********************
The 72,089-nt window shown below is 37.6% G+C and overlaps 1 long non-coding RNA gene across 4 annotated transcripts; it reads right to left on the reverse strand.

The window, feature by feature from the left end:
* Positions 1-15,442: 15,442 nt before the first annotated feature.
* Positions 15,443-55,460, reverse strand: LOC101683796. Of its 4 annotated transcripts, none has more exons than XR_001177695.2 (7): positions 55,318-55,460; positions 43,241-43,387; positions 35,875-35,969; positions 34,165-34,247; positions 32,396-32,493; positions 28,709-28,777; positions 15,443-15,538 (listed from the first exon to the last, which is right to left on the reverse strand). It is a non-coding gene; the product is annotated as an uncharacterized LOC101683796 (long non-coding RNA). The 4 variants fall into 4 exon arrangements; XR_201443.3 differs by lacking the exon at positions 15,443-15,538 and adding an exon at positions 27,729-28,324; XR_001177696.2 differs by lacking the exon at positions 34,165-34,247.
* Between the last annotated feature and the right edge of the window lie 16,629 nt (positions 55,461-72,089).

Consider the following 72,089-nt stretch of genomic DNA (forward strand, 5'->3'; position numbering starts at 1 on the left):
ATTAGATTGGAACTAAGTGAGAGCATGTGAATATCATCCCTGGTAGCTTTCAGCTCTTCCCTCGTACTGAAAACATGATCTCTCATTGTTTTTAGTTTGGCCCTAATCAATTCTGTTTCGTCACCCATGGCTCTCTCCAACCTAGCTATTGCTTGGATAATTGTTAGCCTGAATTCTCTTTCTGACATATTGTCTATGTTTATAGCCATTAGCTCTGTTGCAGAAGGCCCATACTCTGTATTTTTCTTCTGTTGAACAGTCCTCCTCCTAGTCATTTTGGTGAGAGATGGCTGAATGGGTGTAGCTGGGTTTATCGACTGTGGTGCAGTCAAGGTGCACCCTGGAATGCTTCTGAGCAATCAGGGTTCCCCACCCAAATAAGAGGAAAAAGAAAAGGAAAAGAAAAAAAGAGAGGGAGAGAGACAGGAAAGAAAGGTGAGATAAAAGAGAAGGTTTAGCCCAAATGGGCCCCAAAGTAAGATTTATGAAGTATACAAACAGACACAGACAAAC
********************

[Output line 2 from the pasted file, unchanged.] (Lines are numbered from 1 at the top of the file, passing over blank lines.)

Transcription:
The window, feature by feature from the left end: